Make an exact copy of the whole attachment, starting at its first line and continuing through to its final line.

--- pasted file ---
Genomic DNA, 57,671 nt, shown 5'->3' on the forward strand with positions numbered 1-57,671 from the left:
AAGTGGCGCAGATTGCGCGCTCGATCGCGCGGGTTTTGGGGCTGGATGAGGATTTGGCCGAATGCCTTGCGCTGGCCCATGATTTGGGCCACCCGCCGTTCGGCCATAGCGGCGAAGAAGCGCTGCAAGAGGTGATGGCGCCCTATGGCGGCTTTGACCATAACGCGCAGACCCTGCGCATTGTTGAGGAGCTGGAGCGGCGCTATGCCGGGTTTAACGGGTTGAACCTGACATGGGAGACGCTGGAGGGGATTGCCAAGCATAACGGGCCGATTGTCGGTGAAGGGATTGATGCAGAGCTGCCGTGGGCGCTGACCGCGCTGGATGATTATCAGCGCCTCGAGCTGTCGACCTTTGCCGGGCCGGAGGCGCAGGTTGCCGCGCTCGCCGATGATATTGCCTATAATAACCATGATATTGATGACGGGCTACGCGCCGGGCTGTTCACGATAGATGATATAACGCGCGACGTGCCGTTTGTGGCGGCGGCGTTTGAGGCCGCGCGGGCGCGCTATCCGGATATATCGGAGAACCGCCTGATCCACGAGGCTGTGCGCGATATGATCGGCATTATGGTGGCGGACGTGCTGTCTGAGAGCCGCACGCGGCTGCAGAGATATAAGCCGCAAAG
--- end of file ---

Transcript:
Genomic DNA, 57,671 nt, shown 5'->3' on the forward strand with positions numbered 1-57,671 from the left:
AAGTGGCGCAGATTGCGCGCTCGATCGCGCGGGTTTTGGGGCTGGATGAGGATTTGGCCGAATGCCTTGCGCTGGCCCATGATTTGGGCCACCCGCCGTTCGGCCATAGCGGCGAAGAAGCGCTGCAAGAGGTGATGGCGCCCTATGGCGGCTTTGACCATAACGCGCAGACCCTGCGCATTGTTGAGGAGCTGGAGCGGCGCTATGCCGGGTTTAACGGGTTGAACCTGACATGGGAGACGCTGGAGGGGATTGCCAAGCATAACGGGCCGATTGTCGGTGAAGGGATTGATGCAGAGCTGCCGTGGGCGCTGACCGCGCTGGATGATTATCAGCGCCTCGAGCTGTCGACCTTTGCCGGGCCGGAGGCGCAGGTTGCCGCGCTCGCCGATGATATTGCCTATAATAACCATGATATTGATGACGGGCTACGCGCCGGGCTGTTCACGATAGATGATATAACGCGCGACGTGCCGTTTGTGGCGGCGGCGTTTGAGGCCGCGCGGGCGCGCTATCCGGATATATCGGAGAACCGCCTGATCCACGAGGCTGTGCGCGATATGATCGGCATTATGGTGGCGGACGTGCTGTCTGAGAGCCGCACGCGGCTGCAGAGATATAAGCCGCAAAG